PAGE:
It is one of the merits of experimental economics and, for that matter, experimental psychology that they allow for systematically checking on the influence of making, say, the difference in monetary sums between the (C, C) and the (D, D) result of Table 2 less distinct and at the same time increase the “temptation” to unilaterally deviate from (Crow, Ccol) as, for instance, in Table 3.

Table 3 Another 2 x 2 Prisoner’s Dilemma






ECU 120, ECU 120

ECU 0, ECU 200


ECU 200, ECU 0

ECU 80, ECU 80

Note. Row’s payoffs are first in each cell; column’s payoffs are second.

In a game form like Table 3 we would expect to observe more D choices than in case of an interaction corresponding to Table 2. The scale of the payoff differences seems to matter even if the dominance relations are unaltered between Table 2 and Table 3. Yet whether we have changed only one or several parameters at a time is open to doubt. It is often surprisingly difficult to define precisely what an isolated experimental change is.

For instance, when going from Table 1, we have Row confronted with a choice of x, y by another individual and at the same time Row was exerting an external effect on another individual by choosing either D or C. Table 2 and Table 3 differ in payoff size. But again different presentations of payoff equivalent game forms may lead to differences in experimentally observed behavior, too.28

Presentation Effects

Because in Table 3 (and Table 2) the differences between the monetary payoffs of choosing C respectively D are identical, ECU 80 (ECU 1), the payoffs can be split into sums (see Pruitt, 1967). For instance, we could split payoffs to yield the following Table .29

Table 3ʹ 2 x 2 Prisoner’s Dilemma of Table 3 With Row’s Monetary Payoffs “Decomposed”






ECU120 = 50 + 70, ECU120

ECU0 = 50 + (–50), ECU200


ECU200 = 130 + 70, ECU0

ECU80 = 130 + (–50), ECU80

In the first row we have: 120 = 50 + 70, and, 0 = 50 + (–50),

In the second row we have: 200 = 130 + 70, and, 80 = 130 + (–50)

One can interpret this as

“Row brings about 50 by choosing Crow and Column “adds” to it either 70 by choosing Ccol or (–50) by choosing Dcol

“Row brings about 130 by choosing Drow and Column “adds” to it either 70 by choosing Ccol or (–50) by choosing Dcol

Identical tables can be presented to participants of experiments to inform them about payoff effects of C respectively D choices on self and other (see Table 4).

Table 4 Decomposition of Table 3

On Self

On Other

On Self

On Other













Note. R = 7, R+ = 17, and x = 6.

Obviously (indefinitely many) other such decompositions of what choices of “self” and what choices of “other” contribute to always identical final monetary payoffs may be chosen by the experimenter: Subjects’ payoffs are not the splits separately but only their sums. Therefore, to the extent that they are interested in final payoffs (sums), they should not be influenced by variations in the decomposition. However, as experimental results show, subjects’ behavior is influenced by alternative decompositions (see Pruitt, 1967, for some experimental results).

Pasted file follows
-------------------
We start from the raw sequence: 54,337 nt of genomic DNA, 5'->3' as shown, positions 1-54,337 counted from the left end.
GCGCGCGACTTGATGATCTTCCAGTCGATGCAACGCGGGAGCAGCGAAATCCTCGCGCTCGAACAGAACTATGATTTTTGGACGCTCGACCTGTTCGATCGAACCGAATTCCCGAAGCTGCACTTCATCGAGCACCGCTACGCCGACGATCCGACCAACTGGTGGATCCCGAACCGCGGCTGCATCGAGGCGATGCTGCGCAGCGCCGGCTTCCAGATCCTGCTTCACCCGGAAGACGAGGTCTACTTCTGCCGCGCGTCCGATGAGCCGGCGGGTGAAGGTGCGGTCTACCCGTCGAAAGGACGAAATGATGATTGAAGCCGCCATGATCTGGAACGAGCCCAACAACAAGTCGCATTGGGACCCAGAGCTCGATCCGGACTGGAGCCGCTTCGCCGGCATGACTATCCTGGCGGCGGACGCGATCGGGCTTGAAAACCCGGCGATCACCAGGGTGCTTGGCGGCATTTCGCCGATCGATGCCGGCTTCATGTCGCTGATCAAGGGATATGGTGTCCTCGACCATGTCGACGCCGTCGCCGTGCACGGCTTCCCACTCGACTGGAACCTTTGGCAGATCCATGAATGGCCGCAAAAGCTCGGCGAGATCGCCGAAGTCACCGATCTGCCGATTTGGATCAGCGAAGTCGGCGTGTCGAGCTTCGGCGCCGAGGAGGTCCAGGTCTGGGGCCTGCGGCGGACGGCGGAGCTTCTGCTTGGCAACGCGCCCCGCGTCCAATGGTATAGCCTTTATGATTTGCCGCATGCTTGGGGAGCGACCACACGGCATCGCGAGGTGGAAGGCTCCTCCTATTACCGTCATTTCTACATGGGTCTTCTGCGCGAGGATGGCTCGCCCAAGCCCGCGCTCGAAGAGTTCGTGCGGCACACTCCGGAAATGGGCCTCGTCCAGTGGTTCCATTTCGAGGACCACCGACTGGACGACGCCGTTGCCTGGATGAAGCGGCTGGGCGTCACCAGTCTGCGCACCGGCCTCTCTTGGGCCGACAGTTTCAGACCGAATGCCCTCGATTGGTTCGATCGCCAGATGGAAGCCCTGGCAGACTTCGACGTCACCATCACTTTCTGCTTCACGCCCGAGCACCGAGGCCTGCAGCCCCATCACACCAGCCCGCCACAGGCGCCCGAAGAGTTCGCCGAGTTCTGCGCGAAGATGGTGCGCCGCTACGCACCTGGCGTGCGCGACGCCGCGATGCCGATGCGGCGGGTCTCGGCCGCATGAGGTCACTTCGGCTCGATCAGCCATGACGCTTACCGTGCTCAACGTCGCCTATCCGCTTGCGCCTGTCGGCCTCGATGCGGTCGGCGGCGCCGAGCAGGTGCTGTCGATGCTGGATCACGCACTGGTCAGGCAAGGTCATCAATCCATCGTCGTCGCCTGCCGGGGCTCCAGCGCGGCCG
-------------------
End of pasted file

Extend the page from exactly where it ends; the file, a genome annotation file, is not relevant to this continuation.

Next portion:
That different presentations of the substantively same situation can lead to different decisions is presumably more familiar from Kahneman’s and Tversky’s example of the “Asian disease.” In this example, there are two A, B pairs of options A = {A-1, A-2} and B = {B-1, B-2}, respectively, from which exactly one is to be chosen:

In the so-called Gain-Frame (“rescue”) the pair of options A is

A-1: 200 (of 600) are rescued for sure and 400 are not rescued for sure

to be compared with

A-2: 600 will be rescued with 1/3 and none will be rescued with 2/3.

In the so-called Loss-Frame (“die”) the pair of options B is

B-1: 200 (of 600) will not die and 400 will die for sure

to be compared with

B-2: none will die with 1/3 and 600 will die with 2/3.

In the Gain-Frame A, option A-1 tends to be preferred over A-2. In the Loss-Frame B, option B-2 tends to be preferred over B-1. Because substantively A-1 and B-1 as well as A-2 and B-2 are equivalent, this effect of framing should not occur among rational actors focusing on substantive results and probabilities.30

Many experimental economists tend to discount such framing effects as irrelevant. They believe that adding of details of situations of interactive decision making that do not influence the monetary end results should be treated as irrelevant. A presentation effect like the one demonstrated by Pruitt is harder to ignore precisely because it arises from alternative presentations of the game form’s monetary payoffs without resorting to uncontrollable influences arising from admitting elements of “thick descriptions.”